WAMPSVILLE — CSEA Madison County Local 1st Vice President Karen Bright never knew Irene Carr, who served as our union’s Statewide Secretary for 17 years and was a ‘trailblazer’ who advanced many issues traditionally of concern to women.
However, Bright knew of her and was surprised when she learned that she would receive our union’s prestigious Irene Carr Leadership Award.
The award, presented at our recent CSEA Women’s Conference, honors a member who fights to advance women and families.
“I was in shock, and extremely honored,” Bright said. “I have heard about and been mentored by other officers who did know Irene Carr, and knew how she left very, very big footprints in CSEA.”
When Carr became a CSEA activist, leadership opportunities for women were limited. Carr was determined to play an active role in our union and urged other women in leadership roles to do so.
Carr not only founded — and chaired — our union’s first Women’s Committee, but was key to boosting training and job advancement opportunities, pay equity adjustments for women and minorities, improved workstation technology and worksite child care centers for state employees.
“She changed the culture in CSEA by demanding to be a peer,” Bright said. “She mentored women to be fearless and to want to become officers in CSEA, and she taught them how to organize and how to be leaders.”
Yet as much as Bright admires Carr’s union legacy, she doesn’t see herself cut from exactly the same cloth.
While Carr, was very outgoing and known as a “spitfire of energy” to many members, even leading choruses of “Solidarity Forever” at Annual Delegates Meetings, Bright said doesn’t care to be at the forefront of our fights. She noted that she works hard, but quietly behind the scenes, to be a good union activist and leader.
“I think I lead more by example, and doing it with quiet competency,” she said.
By day, Bright works in the Madison County Department of Social Services as a grade B supervisor in the Child Protective Services Unit. She said she tries to treat all her members, even those she supervises, with respect.
“Even though I’m in a role as a supervisor, I treat those I supervise with respect, showing that you can be in a position of supervisor, but you can still be actively engaged in the union,” Bright said.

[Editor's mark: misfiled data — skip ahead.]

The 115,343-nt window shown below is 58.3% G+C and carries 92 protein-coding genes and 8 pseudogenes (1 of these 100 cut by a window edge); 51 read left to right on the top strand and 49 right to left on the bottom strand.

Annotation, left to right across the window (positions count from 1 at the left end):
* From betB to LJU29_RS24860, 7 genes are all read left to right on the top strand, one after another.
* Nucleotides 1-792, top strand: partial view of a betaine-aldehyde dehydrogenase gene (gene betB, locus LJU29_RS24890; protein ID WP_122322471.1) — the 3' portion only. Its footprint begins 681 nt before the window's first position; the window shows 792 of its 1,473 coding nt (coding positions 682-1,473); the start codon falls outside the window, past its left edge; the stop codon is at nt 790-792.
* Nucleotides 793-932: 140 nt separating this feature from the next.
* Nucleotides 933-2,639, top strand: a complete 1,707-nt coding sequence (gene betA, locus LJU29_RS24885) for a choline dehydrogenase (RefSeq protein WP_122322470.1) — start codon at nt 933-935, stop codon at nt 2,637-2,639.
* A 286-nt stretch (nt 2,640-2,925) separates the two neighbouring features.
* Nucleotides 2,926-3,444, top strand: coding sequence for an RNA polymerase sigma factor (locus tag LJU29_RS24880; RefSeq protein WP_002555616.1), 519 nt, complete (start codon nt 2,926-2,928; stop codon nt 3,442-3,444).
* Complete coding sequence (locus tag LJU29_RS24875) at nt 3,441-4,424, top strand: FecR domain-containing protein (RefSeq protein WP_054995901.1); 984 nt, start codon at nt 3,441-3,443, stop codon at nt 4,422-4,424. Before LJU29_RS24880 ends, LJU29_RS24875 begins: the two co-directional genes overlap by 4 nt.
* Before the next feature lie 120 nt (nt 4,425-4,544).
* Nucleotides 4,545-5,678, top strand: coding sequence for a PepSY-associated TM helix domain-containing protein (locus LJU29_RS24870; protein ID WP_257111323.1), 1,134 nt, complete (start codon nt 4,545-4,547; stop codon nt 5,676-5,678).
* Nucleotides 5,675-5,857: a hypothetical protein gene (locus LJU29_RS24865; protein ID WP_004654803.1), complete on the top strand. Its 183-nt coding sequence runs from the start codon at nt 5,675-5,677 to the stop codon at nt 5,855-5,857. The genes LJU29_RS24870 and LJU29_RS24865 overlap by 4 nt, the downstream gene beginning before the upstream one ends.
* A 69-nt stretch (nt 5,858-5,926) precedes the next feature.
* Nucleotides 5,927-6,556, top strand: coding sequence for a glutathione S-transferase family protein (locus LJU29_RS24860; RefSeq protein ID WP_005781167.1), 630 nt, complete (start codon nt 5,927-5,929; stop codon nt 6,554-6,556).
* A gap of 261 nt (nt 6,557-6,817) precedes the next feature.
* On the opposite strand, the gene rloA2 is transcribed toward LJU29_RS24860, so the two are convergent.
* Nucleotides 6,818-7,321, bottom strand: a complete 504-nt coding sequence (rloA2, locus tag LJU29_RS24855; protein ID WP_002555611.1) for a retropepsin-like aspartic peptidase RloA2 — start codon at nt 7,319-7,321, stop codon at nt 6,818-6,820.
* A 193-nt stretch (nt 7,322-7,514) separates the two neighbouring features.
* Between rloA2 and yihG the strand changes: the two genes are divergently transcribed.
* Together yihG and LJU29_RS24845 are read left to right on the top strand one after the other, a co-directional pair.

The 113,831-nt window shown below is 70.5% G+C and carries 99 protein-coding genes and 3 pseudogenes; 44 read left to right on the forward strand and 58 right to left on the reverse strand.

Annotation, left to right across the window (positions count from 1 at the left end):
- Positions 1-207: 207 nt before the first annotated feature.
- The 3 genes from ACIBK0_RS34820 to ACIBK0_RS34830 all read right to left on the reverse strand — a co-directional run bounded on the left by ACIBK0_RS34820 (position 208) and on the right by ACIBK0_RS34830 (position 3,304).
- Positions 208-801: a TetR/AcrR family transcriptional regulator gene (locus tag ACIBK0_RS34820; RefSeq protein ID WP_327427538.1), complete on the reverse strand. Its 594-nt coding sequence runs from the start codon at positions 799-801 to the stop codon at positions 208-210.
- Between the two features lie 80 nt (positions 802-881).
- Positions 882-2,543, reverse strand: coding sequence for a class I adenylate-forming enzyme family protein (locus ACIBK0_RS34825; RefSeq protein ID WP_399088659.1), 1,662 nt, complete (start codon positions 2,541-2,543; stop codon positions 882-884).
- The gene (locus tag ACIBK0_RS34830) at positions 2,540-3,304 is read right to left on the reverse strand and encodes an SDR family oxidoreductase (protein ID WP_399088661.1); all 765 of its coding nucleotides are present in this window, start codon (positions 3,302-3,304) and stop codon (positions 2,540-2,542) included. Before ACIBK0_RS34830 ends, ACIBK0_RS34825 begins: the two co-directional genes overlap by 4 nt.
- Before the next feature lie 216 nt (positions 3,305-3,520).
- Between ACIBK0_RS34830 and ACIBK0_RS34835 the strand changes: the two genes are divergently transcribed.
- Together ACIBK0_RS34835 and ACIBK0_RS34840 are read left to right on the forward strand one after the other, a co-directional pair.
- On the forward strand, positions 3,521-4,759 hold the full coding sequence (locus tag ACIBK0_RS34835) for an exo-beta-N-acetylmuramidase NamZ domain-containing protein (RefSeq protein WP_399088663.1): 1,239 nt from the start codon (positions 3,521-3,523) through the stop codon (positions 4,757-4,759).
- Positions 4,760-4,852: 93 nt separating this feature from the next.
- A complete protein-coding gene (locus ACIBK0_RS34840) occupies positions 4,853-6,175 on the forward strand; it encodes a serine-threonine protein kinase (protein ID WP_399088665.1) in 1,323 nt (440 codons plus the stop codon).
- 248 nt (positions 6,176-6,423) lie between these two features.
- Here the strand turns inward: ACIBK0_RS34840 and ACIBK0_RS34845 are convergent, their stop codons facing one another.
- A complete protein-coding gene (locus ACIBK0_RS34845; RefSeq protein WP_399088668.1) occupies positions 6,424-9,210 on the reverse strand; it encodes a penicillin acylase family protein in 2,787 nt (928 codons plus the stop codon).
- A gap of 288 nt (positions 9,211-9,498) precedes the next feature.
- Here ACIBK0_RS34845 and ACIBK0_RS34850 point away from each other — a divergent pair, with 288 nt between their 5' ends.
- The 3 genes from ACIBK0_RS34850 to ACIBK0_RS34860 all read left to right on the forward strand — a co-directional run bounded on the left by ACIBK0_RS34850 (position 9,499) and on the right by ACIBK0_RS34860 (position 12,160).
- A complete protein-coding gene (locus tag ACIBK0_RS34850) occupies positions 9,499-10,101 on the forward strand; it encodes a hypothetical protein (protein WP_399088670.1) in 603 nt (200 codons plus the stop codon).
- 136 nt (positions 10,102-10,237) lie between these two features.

Bright said her union activism was sparked by a series of good examples from her family and other people. Her father was a United Auto Workers (UAW) member, and she remembers reading his union newsletters in the 1970s, when the auto workers went on strike.
Her biggest influence, however, was her grandmother, who was a union member working at the Libby Glass plant in Toledo, Ohio. She remembers around Easter every year, her grandmother’s house would be full of Easter baskets that her union’s Women’s Committee collected for families in need. She also remembers her grandmother donating many gallons of blood through union-sponsored blood drives.
“It wasn’t even something she talked about; it was just part of what she did,” she said.
She was also influenced by the fact that her mother did not have a union.
“My mom worked in a nonunion job, and I remember how she couldn’t take time off, especially if she was sick or we were sick, or for school events,” Bright said. “I think a lot of that history shaped my belief in how important unions are.”
Bright also credits her Local President, Betty Jo Johnson, a previous Irene Carr Award winner, with inspiring her activism.
“If my local president didn’t set the example of what a real leader is — each and every day she teaches me to fight for all of our members — then I wouldn’t be the winner of the Irene Carr Award,” she said.
Last fall, Bright was also honored at our union’s Annual Delegates Meeting as Recruiter of the Year for PEOPLE, CSEA and AFSCME’s political action program.
Bright said she works hard to get people to join the program. “It’s THE most important program in CSEA,” she said. “If we don’t have the money to fight for ourselves, we’re going to cease to exist.”
Humble as usual, Bright gave credit for her award-winning activism to those around her.
“I really am extremely honored and just thank all of those union leaders, activists and officers who have mentored me, and been friends and role models, for teaching me to be a better person,” she said.
And as far as good people go, you don’t get much better than Bright.
— Mark M. Kotzin